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Tyson Foods Sued by EEOC for Disability Bias

Meat Processor Violated Federal Law by Refusing to Rehire Epileptic Employee Because of His Disability, Federal Agency Charges

KANSAS CITY, Mo. – The U.S. Equal Employment Opportunity Commission (EEOC) today announced that it has filed a disability discrimination lawsuit against global meat processor Tyson Foods, Inc. The suit alleges that Tyson refused to rehire an employee at its Sedalia, Mo., location for a full-time position in the maintenance department because of his epilepsy.

The EEOC’s lawsuit charged that Tyson violated civil rights laws in May 2008 when the company revoked the offer of employment it extended to Mark White after the company doctor learned of his epilepsy and asserted his belief that there was no job White could perform at Tyson with that disability. At the time of his application, White had not had a seizure in over 15 years. White also had successfully worked at Tyson in the maintenance department on two prior occasions after he was diagnosed with epilepsy but before the company had hired a doctor to perform medical screenings.

Disability discrimination violates the Americans With Disabilities Act (ADA). The suit seeks back pay, compensatory and punitive damages, and injunctive relief. The EEOC filed suit (EEOC v. Tyson Foods, Inc., Case No. 2:10-cv-04072-NKL) in U.S. District Court for the Western District of Missouri only after investigating White’s charge of discrimination, finding merit, and attempting to reach a pre-litigation settlement through the agency’s conciliation process.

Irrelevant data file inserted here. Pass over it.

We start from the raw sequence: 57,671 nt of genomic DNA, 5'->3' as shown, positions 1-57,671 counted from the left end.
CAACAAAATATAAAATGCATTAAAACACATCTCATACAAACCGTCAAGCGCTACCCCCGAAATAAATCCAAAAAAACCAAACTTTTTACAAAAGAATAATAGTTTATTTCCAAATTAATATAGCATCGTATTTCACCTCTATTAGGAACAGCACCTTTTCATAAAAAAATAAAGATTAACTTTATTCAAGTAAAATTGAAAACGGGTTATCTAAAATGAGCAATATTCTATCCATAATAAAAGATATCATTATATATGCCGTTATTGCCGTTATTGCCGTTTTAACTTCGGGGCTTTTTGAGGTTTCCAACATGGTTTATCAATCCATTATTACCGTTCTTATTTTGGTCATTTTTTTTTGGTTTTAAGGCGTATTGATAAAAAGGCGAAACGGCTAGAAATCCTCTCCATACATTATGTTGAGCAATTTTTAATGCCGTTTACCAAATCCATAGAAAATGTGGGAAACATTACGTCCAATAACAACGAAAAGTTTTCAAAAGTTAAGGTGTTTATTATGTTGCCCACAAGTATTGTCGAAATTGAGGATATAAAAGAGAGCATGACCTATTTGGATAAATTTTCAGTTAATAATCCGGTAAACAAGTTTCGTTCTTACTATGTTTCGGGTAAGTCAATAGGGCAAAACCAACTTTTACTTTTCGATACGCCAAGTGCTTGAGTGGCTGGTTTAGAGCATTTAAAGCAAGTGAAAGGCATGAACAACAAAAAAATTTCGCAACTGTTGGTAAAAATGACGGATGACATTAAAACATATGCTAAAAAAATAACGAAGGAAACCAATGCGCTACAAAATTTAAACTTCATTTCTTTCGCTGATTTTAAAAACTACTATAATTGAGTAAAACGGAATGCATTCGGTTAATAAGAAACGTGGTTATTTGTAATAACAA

“It is illegal for a company to refuse to employ a disabled person while assuming the person cannot perform the job,” said Barbara A. Seely, regional attorney of the EEOC’s St. Louis District Office. “This is true whether it is the company doctor or a member of management who is making the assumption. All applicants must be evaluated based on their individual capabilities and skills, not stereotypes.”

According to company information, Tyson Foods, headquartered in Springdale, Ark., is one of the world’s largest processors and marketers of chicken, beef and pork. The company employs over 117,000 people at more than 400 facilities and offices in the United States and around the world.

The EEOC enforces federal laws prohibiting employment discrimination. Further information about the Commission is available on its web site at